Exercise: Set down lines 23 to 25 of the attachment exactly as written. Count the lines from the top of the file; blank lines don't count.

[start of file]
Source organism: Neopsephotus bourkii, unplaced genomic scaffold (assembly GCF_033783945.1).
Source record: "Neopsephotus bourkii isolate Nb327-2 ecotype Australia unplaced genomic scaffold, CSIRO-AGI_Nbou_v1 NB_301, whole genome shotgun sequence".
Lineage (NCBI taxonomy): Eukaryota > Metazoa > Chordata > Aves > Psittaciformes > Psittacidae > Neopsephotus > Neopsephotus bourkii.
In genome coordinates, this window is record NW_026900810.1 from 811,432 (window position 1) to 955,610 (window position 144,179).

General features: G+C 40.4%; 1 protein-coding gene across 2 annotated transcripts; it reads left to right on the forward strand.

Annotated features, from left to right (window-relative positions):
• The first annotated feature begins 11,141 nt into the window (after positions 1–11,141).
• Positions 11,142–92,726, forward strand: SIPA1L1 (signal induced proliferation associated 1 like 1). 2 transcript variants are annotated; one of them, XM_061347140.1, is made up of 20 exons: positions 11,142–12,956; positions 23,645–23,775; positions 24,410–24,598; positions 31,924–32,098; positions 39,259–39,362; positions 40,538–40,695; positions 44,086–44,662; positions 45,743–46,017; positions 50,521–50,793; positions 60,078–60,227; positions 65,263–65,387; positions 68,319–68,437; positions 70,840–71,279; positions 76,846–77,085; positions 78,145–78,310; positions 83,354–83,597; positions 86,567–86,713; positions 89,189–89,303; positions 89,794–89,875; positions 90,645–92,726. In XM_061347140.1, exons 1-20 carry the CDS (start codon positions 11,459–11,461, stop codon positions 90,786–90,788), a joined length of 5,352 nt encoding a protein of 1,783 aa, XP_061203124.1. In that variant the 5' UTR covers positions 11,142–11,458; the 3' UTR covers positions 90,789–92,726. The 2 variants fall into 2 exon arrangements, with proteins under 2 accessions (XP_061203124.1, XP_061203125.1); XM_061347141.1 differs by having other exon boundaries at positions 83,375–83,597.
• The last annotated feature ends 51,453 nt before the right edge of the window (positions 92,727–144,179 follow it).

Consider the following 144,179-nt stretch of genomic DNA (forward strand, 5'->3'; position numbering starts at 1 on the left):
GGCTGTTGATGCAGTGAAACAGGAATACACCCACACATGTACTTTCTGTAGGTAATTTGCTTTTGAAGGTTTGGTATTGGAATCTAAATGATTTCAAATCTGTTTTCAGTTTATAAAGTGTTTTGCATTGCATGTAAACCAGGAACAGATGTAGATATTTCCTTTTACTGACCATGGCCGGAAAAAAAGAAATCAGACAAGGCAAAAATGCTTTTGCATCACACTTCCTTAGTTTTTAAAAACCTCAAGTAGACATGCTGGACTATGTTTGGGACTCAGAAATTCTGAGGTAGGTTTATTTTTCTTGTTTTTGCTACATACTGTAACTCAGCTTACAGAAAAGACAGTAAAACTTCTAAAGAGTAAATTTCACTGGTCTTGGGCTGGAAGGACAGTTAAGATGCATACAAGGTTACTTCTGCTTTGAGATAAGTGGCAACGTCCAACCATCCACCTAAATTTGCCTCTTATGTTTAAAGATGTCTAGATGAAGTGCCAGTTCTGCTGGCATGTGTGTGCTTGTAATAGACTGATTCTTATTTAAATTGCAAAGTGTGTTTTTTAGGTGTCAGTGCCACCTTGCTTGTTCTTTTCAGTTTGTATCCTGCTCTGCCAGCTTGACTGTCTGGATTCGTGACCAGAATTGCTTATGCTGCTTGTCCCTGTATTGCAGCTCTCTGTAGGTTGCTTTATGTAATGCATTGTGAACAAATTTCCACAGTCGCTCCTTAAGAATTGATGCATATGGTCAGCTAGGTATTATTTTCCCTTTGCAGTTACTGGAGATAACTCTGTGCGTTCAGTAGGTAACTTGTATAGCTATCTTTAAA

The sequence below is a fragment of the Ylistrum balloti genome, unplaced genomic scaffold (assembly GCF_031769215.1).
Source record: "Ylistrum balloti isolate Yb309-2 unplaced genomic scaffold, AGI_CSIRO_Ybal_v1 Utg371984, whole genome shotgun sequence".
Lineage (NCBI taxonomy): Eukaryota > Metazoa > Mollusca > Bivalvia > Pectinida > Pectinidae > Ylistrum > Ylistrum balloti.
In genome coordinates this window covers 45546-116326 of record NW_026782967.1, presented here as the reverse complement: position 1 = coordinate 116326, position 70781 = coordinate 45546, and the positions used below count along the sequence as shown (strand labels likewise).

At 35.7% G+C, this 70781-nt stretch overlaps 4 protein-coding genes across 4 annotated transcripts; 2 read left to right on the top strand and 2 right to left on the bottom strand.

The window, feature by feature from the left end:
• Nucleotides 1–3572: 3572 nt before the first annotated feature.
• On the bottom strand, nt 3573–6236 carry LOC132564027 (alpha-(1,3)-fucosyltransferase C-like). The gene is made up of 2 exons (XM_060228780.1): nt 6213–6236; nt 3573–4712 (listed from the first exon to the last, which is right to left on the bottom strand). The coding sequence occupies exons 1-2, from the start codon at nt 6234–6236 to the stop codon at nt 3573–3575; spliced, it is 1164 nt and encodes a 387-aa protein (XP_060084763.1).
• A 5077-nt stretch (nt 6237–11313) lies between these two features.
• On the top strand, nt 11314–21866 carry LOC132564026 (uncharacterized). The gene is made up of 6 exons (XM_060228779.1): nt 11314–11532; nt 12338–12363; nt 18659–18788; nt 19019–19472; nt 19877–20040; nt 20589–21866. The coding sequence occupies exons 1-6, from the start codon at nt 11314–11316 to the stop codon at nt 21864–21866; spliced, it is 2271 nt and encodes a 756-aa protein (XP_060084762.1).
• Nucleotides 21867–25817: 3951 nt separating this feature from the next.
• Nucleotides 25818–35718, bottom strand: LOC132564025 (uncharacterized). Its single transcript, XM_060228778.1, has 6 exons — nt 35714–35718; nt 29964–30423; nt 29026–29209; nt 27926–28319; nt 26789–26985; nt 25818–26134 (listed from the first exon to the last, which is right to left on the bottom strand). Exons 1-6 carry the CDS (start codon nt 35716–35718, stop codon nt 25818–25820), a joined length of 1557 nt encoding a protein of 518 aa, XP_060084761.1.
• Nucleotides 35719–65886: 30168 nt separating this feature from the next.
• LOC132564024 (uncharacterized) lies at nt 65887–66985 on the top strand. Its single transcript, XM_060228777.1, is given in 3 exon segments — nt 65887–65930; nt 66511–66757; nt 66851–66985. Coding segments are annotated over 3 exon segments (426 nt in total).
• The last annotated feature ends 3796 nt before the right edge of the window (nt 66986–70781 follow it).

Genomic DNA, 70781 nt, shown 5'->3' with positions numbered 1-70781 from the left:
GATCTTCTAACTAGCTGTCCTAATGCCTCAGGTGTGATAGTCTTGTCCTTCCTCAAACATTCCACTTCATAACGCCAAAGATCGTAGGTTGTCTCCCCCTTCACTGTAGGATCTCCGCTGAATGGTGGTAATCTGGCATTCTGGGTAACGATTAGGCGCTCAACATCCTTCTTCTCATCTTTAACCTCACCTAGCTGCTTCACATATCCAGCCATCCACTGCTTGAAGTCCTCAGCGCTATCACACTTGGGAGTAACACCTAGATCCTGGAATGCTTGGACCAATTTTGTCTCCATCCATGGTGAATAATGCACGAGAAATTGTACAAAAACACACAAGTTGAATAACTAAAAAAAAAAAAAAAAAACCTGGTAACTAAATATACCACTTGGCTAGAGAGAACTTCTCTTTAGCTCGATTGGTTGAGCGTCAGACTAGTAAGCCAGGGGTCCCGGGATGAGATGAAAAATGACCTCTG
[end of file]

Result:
• Nucleotides 25818–35718, bottom strand: LOC132564025 (uncharacterized). Its single transcript, XM_060228778.1, has 6 exons — nt 35714–35718; nt 29964–30423; nt 29026–29209; nt 27926–28319; nt 26789–26985; nt 25818–26134 (listed from the first exon to the last, which is right to left on the bottom strand). Exons 1-6 carry the CDS (start codon nt 35716–35718, stop codon nt 25818–25820), a joined length of 1557 nt encoding a protein of 518 aa, XP_060084761.1.
• Nucleotides 35719–65886: 30168 nt separating this feature from the next.
• LOC132564024 (uncharacterized) lies at nt 65887–66985 on the top strand. Its single transcript, XM_060228777.1, is given in 3 exon segments — nt 65887–65930; nt 66511–66757; nt 66851–66985. Coding segments are annotated over 3 exon segments (426 nt in total).